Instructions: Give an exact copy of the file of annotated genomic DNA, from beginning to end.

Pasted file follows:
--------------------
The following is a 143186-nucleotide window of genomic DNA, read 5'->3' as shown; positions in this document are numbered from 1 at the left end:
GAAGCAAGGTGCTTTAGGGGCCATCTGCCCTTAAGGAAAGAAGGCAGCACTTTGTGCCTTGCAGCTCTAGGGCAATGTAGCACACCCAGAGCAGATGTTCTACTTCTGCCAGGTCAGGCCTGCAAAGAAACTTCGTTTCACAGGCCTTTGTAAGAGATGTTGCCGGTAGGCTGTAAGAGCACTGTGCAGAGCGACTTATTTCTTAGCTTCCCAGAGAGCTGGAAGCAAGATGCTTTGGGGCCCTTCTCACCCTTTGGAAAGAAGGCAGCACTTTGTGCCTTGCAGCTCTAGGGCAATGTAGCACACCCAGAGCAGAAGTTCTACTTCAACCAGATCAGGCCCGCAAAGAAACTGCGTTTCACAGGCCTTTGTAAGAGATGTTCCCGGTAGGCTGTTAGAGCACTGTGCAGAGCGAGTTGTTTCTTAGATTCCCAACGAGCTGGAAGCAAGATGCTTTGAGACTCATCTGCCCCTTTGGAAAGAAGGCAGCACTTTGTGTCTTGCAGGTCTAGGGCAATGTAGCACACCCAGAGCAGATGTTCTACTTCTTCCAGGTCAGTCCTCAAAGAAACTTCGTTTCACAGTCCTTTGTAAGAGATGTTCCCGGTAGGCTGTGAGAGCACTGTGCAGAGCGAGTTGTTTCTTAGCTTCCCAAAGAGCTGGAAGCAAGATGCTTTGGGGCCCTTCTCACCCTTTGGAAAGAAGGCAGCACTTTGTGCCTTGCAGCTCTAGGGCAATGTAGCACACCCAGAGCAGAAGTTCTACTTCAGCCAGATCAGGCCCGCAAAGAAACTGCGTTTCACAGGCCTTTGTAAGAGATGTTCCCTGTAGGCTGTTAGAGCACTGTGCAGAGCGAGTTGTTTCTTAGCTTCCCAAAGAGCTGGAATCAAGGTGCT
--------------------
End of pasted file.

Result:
The following is a 143186-nucleotide window of genomic DNA, read 5'->3' as shown; positions in this document are numbered from 1 at the left end:
GAAGCAAGGTGCTTTAGGGGCCATCTGCCCTTAAGGAAAGAAGGCAGCACTTTGTGCCTTGCAGCTCTAGGGCAATGTAGCACACCCAGAGCAGATGTTCTACTTCTGCCAGGTCAGGCCTGCAAAGAAACTTCGTTTCACAGGCCTTTGTAAGAGATGTTGCCGGTAGGCTGTAAGAGCACTGTGCAGAGCGACTTATTTCTTAGCTTCCCAGAGAGCTGGAAGCAAGATGCTTTGGGGCCCTTCTCACCCTTTGGAAAGAAGGCAGCACTTTGTGCCTTGCAGCTCTAGGGCAATGTAGCACACCCAGAGCAGAAGTTCTACTTCAACCAGATCAGGCCCGCAAAGAAACTGCGTTTCACAGGCCTTTGTAAGAGATGTTCCCGGTAGGCTGTTAGAGCACTGTGCAGAGCGAGTTGTTTCTTAGATTCCCAACGAGCTGGAAGCAAGATGCTTTGAGACTCATCTGCCCCTTTGGAAAGAAGGCAGCACTTTGTGTCTTGCAGGTCTAGGGCAATGTAGCACACCCAGAGCAGATGTTCTACTTCTTCCAGGTCAGTCCTCAAAGAAACTTCGTTTCACAGTCCTTTGTAAGAGATGTTCCCGGTAGGCTGTGAGAGCACTGTGCAGAGCGAGTTGTTTCTTAGCTTCCCAAAGAGCTGGAAGCAAGATGCTTTGGGGCCCTTCTCACCCTTTGGAAAGAAGGCAGCACTTTGTGCCTTGCAGCTCTAGGGCAATGTAGCACACCCAGAGCAGAAGTTCTACTTCAGCCAGATCAGGCCCGCAAAGAAACTGCGTTTCACAGGCCTTTGTAAGAGATGTTCCCTGTAGGCTGTTAGAGCACTGTGCAGAGCGAGTTGTTTCTTAGCTTCCCAAAGAGCTGGAATCAAGGTGCT